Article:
Project Concordia – Update

Where I’m at: 

  1. Concordia.Hub:  A nodejs application that provides the UI dashboard of events and status of the home automation system.  Currently working items are:
    • Google OAUTH authentication
    • Dashboard written in VUE.js
    • Event API to store device data
    • Alexa Skill to read back sensor data by zone
  2. Alexa Skill:  A skill to interact with Amazon’s Alexa voice assistant.
  3. Concordia.Android:  An android application to monitor notifications from the hub as well as send call and message data to the Hub.
  4. Concordia.Sensor (TODO:  change to Concordia.Device):  A generic platform to configure ESP8266 sensor devices to interact with Concordia.Hub
  5. Concordia.DeviceManager:  A serial .Net application to configure the Concordia Device

Where I’m going:

  1. Open Source:  I plan to open up the source code under the MIT license for anyone that may leverage it for their own use.
  2. Continue development on each aspect above.  While the proof of concept pieces are complete, there is a lot that can be improved upon in both features and usability.
  3. RF:  I plan to create sensors that can communicate over RF where wifi is overkill or not possible due to other limitations.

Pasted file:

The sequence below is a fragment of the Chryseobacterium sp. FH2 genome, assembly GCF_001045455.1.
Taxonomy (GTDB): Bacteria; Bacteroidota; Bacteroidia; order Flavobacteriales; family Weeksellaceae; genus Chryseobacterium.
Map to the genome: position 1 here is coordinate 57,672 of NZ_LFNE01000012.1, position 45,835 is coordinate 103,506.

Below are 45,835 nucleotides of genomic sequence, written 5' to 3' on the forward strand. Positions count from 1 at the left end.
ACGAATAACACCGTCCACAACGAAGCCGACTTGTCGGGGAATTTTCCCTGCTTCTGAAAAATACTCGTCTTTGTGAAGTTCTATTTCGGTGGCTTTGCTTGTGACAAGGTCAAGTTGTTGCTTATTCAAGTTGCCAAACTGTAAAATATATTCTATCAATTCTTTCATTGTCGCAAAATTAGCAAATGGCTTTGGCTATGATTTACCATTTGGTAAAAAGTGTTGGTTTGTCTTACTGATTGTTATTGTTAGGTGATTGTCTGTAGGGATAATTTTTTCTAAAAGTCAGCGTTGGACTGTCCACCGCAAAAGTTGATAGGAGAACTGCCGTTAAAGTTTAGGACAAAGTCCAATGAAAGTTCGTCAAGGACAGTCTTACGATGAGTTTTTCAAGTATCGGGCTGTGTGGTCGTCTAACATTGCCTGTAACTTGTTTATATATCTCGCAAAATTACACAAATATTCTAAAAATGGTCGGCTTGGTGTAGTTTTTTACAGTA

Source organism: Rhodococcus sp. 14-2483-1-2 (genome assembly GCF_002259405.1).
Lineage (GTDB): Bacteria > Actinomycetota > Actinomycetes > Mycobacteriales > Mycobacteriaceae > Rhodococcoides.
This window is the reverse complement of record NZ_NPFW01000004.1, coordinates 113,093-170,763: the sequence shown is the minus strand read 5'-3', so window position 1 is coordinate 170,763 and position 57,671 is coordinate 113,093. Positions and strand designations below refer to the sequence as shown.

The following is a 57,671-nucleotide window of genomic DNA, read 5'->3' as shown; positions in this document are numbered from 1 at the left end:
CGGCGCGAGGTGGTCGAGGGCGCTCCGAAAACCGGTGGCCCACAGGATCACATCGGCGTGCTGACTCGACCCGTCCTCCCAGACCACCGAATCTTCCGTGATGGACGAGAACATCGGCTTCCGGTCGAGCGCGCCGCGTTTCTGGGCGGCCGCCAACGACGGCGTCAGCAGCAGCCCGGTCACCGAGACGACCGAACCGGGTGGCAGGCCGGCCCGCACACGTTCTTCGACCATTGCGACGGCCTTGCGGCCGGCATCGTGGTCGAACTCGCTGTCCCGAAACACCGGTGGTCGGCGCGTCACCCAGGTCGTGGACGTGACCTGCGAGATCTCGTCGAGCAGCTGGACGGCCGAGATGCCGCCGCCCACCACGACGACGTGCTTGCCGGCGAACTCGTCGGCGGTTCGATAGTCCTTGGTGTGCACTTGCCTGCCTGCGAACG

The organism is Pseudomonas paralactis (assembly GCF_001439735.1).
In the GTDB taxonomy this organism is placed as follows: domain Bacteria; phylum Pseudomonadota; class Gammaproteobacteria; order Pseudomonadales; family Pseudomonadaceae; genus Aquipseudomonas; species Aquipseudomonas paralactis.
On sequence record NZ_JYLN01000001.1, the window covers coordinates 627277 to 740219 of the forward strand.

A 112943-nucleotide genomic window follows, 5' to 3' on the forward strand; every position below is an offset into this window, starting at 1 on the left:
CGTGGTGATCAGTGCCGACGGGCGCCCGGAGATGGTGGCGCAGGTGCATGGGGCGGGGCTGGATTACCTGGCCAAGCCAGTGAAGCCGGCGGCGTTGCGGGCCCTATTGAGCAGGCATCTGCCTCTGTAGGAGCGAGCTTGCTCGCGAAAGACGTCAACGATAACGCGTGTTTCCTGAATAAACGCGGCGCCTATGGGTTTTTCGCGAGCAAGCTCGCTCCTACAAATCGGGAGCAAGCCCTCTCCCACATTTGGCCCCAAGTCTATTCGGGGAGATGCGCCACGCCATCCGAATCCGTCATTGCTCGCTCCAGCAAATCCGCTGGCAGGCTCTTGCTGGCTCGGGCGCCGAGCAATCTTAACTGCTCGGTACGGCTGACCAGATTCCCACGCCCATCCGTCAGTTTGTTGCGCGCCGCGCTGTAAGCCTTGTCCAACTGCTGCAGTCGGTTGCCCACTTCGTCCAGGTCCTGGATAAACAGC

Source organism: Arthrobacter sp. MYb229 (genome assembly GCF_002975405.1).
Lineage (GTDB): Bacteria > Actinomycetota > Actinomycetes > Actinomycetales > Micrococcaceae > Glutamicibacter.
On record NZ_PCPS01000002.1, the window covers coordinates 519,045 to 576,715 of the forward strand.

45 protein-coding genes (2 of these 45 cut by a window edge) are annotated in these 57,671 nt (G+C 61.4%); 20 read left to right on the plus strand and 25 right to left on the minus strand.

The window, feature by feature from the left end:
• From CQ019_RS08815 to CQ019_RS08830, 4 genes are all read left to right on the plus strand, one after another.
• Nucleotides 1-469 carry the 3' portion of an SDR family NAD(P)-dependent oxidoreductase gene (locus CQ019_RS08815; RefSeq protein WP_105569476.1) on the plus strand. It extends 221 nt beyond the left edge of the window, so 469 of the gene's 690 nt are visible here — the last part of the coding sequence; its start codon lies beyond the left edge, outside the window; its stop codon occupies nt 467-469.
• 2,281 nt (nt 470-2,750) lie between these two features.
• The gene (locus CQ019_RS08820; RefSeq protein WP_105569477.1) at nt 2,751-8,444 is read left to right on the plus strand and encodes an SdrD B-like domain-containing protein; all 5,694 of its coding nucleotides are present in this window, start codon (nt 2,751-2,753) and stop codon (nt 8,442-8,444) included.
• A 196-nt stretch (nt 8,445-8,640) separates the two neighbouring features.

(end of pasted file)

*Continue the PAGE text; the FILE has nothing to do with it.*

4. 3D printing enclosures:  I now own a 3D printer, so I plan to build custom enclosures using TinkerCad and eventually EagleCad.

The birth of Project Concordia

Concordia is the Latin word for “harmony,” literally “with (one) heart.”

I have a terrible problem of not feeling my phone vibrate when I receive a text or an email.  My plan is to build a dashboard for my car/work/home that will provide me with all the pertinent information in one place.  This will grow to include home automation and health tracking data.

The ecosystem will be several autonomous systems that are joined with a single “heart” in the cloud.  The first step will be building an alert system for incoming/missed calls and texts.  I plan to run the dashboard on an android tablet, so I’d like to use websockets to push notifications to the dashboard.  To accomplish this, I’ll build an android app that listens for incoming calls and texts and alerts the cloud app, which will in turn push a notification to the dashboard.

This will be an open-source project with the MIT license.

Now what?

So after 2.5 years of dedicating most of my free time to school and family, I now have time to look at what projects I’d like to explore.  Here’s my current list in no specific order:

  1. Create a ZoneMinder video alarm system for outside my home
    • Motion detection
    • Email alerts